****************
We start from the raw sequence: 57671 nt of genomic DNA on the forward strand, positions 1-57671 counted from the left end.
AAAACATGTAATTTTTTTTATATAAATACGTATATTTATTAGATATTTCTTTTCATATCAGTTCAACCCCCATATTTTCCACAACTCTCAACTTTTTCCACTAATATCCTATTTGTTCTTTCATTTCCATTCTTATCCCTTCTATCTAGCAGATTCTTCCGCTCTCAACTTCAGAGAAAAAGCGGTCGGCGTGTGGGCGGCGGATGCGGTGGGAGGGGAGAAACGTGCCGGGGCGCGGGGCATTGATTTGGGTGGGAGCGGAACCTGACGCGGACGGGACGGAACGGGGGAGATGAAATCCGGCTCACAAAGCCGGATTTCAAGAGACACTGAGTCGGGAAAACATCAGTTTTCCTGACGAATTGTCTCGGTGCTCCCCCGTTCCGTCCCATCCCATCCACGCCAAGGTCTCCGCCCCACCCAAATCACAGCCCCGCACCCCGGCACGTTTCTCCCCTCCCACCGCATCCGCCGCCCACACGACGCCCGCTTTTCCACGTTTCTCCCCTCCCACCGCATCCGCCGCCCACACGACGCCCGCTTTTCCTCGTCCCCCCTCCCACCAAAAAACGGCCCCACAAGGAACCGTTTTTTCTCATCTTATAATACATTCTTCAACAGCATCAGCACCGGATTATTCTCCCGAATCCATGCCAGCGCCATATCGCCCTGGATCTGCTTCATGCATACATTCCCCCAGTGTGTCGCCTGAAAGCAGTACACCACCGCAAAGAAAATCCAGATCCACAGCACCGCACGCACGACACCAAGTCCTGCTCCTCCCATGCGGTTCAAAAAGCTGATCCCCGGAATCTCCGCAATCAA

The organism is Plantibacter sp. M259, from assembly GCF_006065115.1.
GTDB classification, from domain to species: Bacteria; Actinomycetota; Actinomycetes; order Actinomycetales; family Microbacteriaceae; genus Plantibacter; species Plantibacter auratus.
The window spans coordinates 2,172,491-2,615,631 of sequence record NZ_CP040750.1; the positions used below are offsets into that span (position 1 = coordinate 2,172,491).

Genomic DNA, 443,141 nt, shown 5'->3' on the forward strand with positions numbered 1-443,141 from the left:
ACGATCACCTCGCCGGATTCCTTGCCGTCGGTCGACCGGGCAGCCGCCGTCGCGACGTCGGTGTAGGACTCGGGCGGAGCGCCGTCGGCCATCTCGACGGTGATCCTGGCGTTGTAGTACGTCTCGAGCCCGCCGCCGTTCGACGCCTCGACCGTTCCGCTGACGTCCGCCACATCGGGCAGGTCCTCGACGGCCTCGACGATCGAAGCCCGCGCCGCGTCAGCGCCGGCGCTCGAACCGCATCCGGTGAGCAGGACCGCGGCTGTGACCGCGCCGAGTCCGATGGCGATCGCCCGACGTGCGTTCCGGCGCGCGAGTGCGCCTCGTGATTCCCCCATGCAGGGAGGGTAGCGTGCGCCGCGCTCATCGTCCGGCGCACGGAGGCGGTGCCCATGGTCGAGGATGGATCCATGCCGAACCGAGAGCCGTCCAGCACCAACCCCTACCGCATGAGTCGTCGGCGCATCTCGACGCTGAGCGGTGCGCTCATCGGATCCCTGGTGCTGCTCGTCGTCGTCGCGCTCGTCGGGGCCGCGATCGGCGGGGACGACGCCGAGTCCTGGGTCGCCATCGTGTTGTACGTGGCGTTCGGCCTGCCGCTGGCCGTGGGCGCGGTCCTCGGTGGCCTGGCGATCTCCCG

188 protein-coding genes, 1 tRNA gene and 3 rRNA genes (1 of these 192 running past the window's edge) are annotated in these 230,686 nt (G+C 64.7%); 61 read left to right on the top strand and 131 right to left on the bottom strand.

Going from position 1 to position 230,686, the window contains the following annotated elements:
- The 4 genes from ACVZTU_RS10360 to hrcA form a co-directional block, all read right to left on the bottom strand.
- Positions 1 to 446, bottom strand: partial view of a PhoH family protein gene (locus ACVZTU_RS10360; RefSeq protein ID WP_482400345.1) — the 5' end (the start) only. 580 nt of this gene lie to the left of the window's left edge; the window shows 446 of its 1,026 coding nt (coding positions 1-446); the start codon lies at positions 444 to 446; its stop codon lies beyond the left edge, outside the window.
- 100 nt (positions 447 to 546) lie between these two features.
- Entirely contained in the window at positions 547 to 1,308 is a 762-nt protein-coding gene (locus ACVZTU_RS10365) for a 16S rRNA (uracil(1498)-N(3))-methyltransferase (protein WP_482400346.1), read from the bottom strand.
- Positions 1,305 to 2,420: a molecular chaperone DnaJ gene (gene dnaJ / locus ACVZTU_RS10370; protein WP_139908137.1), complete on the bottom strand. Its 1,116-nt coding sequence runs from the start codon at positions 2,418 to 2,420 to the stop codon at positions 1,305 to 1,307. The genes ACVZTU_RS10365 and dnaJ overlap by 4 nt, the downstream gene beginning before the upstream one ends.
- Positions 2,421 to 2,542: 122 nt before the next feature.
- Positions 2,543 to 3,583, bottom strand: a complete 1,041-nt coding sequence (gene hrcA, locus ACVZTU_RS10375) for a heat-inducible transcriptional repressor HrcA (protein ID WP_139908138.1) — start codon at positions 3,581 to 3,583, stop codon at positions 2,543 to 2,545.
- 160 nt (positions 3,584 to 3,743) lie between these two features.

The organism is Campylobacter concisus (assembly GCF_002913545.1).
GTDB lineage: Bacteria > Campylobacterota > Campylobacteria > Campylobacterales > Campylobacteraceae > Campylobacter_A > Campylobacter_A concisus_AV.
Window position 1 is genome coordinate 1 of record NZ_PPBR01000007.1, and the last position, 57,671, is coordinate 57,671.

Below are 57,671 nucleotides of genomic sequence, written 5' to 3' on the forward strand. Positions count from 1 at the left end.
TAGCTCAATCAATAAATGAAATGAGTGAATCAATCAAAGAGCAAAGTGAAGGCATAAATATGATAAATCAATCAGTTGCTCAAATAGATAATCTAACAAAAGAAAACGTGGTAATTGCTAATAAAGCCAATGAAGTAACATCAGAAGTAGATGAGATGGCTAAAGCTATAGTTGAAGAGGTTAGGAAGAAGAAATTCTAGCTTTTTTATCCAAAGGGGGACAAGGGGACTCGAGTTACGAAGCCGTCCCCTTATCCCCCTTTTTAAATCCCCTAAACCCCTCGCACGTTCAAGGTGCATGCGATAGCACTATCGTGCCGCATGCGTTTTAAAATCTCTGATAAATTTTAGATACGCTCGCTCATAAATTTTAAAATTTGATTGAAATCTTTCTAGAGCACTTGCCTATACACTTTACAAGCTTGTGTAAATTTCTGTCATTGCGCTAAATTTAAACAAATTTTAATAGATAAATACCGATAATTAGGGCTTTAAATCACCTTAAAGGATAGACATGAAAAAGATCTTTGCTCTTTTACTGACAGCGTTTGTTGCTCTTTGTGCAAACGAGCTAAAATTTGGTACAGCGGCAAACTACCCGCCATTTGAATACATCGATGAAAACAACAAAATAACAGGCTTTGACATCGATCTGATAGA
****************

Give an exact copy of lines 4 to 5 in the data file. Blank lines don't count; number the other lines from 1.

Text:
GTDB classification, from domain to species: Bacteria; Actinomycetota; Actinomycetes; order Actinomycetales; family Microbacteriaceae; genus Plantibacter; species Plantibacter auratus.
The window spans coordinates 2,172,491-2,615,631 of sequence record NZ_CP040750.1; the positions used below are offsets into that span (position 1 = coordinate 2,172,491).